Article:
Itemized Deductions

Instead of claiming the standard deduction, you may wish to itemize your deductions. To itemize, you list and claim on Schedule A deductions for specific eligible expenses, such as medical and dental expenses, deductible taxes paid, deductible interest that you paid, charitable contributions, casualty losses, and other deductions. If you have enough of these types of expenses, your itemized deductions will exceed your standard deduction. Therefore, it will generally be to your advantage to itemize.

Should You Itemize?

For a given tax year, you may take the standard deduction or choose to itemize, but you can't do both. Because you have a choice, you should take the deduction that lowers your tax liability the most. Figure out what your deduction would be if you itemized and compare it to the standard deduction for which you're eligible.

If any of the following apply, you can't take a standard deduction and must itemize:

  • Your filing status is married filing separately, and your spouse itemizes
  • You're filing a tax return for a short tax year because of a change in your annual accounting period
  • You were a nonresident alien or dual-status alien during the year

Tip: If you are subject to the alternative minimum tax, it may be better to itemize deductions even if you only have a small amount of itemized deductions since the standard deduction is reduced to zero for alternative minimum tax purposes.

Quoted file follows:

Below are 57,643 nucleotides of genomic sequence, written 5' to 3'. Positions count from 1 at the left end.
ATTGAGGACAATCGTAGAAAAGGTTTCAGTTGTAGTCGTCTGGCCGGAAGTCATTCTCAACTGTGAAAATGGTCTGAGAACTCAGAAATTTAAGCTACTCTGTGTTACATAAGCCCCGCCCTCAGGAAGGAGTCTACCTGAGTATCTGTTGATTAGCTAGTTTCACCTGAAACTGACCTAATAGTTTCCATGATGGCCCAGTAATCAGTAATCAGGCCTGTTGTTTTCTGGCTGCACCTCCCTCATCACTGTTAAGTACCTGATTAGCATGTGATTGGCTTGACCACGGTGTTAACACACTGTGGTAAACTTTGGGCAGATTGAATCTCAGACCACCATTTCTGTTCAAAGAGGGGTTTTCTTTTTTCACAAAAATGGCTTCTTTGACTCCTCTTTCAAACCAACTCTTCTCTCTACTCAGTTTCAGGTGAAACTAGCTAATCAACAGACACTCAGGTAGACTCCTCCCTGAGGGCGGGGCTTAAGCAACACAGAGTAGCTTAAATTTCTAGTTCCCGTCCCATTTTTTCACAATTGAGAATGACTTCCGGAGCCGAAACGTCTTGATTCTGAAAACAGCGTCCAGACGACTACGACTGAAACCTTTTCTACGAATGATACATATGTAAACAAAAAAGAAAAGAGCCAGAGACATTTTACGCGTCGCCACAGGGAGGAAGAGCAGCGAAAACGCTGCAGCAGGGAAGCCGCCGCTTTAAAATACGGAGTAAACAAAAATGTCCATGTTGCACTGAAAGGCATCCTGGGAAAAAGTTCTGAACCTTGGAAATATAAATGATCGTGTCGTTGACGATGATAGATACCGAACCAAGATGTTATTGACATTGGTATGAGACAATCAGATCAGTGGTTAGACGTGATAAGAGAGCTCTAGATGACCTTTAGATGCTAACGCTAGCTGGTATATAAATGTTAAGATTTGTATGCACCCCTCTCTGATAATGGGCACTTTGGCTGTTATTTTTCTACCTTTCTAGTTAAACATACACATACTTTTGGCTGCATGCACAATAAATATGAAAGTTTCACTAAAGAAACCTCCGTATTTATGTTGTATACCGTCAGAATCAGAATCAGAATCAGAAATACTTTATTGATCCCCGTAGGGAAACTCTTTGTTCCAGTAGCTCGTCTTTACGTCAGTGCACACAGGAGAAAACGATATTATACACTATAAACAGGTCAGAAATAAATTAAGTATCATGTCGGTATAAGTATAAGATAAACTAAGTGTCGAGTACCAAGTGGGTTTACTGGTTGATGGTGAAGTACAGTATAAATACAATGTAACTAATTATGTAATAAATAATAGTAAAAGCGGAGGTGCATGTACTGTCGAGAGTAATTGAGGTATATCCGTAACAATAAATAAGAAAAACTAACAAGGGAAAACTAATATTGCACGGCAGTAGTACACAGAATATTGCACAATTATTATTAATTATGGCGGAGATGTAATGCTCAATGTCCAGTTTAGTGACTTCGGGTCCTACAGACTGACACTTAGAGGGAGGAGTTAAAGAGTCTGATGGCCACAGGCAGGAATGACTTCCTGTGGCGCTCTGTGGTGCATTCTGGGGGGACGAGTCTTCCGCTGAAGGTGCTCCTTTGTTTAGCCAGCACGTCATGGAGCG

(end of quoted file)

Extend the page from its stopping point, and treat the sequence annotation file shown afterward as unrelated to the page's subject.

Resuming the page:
Special Limits on Itemized Deductions (Suspended For 2018 To 2025)

Itemized Deductions Are Limited for High Adjusted Gross Incomes (AGI)

You are subject to a limit on certain itemized deductions if your adjusted gross income (AGI) exceeds $261,500 (in 2017) for single taxpayers, $313,800 (in 2017) for married taxpayers filing jointly, $156,900 (in 2017) for married taxpayers filing separately, and $287,650 (in 2017) for heads of households. This overall limit on itemized deductions has been suspended for 2018 to 2025.)

Not All Itemized Deductions Are Affected

Except for the following exceptions, all itemized deductions are subject to the limit described above:

  • Medical and dental expenses
  • Investment interest expense
  • Nonbusiness casualty and theft loss
  • Gambling losses

Calculating Allowable Itemized Deductions

If your AGI is more than the itemized deduction limit, you must reduce your total itemized deductions by the smaller of:

  • 3 percent of the amount by which you’re AGI exceeds the itemized deduction limit
  • 80 percent of your itemized deductions that are affected by the limit

Use the Itemized Deduction Worksheet in the IRS Form 1040 instructions to help you calculate this amount.

Tip: Remember to compare the amount of your allowable itemized deductions to your standard deduction amount. Use the deduction that lowers your tax liability the most.

 

 

This material was prepared by Broadridge Investor Communication Solutions, Inc., and does not necessarily represent the views of The Retirement Group or FSC Financial Corp. This information should not be construed as investment advice. Neither the named Representatives nor Broker/Dealer gives tax or legal advice. All information is believed to be from reliable sources; however, we make no representation as to its completeness or accuracy. The publisher is not engaged in rendering legal, accounting or other professional services. If other expert assistance is needed, the reader is advised to engage the services of a competent professional. Please consult your Financial Advisor for further information or call 800-900-5867.